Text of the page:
He also has observed a drastic change in everyday transactions. “Go through any drive-through at a fast-food restaurant in America. Go through any checkout line in a grocery store. Stand in line at a convenience store. If you are very lucky, the person waiting on you will make eye contact. Maybe they will speak. More likely, they will hand you your drink and bag while looking back over their shoulder, never even acknowledging your personhood much less your status as a customer.”

Our experience has only been stellar with Chick-Fil-A and most times with Starbucks in this regard.  They typically use proper grammar and are always very pleasant at their drive-thrus.  Interestingly enough; this same Fast Food experience was the impetus for us to start our business!  While standing in line at a a Subway, the young man in front of me nary spoke a word; grunting was all he could seem to muster.  Skate board under arm there were no ‘pleases’, ‘yes’s’ or thank  you’s.  It was appalling and was quite clear he was almost college aged.  I shuddered and made the decision then and there to start Mrs. Hancock’s. …. whether behind the counter or in front of the counter; this just would not do.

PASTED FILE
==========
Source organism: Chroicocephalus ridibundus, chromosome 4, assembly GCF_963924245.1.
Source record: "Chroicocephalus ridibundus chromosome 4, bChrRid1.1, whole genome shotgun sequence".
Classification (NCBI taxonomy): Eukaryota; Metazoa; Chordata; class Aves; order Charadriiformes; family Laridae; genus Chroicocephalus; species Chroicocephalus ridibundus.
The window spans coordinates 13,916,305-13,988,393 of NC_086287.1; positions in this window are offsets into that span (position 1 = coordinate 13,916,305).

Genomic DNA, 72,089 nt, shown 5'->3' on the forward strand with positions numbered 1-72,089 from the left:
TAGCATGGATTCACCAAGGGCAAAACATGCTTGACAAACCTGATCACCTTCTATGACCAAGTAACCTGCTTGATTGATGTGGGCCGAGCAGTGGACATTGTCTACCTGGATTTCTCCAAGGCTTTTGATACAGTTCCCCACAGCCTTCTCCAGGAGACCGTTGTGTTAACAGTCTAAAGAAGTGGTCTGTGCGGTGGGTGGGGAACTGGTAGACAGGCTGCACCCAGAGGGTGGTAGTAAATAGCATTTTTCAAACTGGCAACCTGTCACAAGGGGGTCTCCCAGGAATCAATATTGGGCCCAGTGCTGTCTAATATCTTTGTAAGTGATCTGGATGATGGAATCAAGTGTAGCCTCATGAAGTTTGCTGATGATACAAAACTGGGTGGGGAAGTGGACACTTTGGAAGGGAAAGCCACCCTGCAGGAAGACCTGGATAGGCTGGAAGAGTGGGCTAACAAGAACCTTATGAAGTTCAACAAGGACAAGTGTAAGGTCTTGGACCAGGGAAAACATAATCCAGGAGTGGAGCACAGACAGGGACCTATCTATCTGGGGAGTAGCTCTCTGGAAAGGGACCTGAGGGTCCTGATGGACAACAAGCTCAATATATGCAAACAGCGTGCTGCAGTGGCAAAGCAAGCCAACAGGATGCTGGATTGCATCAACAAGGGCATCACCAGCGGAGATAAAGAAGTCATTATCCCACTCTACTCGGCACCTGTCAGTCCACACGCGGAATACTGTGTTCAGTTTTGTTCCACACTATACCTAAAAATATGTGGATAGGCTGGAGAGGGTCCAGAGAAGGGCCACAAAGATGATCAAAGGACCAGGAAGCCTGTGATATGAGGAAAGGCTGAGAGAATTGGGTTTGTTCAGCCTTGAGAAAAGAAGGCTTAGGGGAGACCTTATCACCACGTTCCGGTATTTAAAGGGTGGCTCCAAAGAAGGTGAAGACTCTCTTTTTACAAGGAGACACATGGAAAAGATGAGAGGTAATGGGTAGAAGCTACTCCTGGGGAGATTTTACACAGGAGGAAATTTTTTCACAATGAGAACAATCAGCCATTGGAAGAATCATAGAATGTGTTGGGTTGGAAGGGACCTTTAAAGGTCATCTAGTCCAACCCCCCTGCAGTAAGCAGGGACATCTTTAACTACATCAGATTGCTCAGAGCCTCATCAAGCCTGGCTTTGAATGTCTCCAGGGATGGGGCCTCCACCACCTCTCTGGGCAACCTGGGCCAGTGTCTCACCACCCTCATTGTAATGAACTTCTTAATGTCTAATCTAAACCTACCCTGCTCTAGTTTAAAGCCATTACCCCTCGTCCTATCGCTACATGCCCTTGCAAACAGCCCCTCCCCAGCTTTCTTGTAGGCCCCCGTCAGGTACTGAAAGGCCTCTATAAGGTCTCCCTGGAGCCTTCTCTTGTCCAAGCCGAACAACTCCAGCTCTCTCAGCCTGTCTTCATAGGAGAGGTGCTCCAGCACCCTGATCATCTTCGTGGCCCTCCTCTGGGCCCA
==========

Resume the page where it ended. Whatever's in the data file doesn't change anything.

The checkout person “will check you out,” Smith says, “all the while being ‘checked out’ emotionally from the situation. Worst of all, as I experienced in an airport in the last couple of years, a kiosk worker will blandly bag your item, swipe your debit card, hand you your receipt, all while having a conversation on her cellphone. Amazing. Outrageous.”

Research backs up Smith’s anecdotal observations. In 2011, some 76 percent of people surveyed by Rasmussen Reports said Americans are becoming more rude and less civil.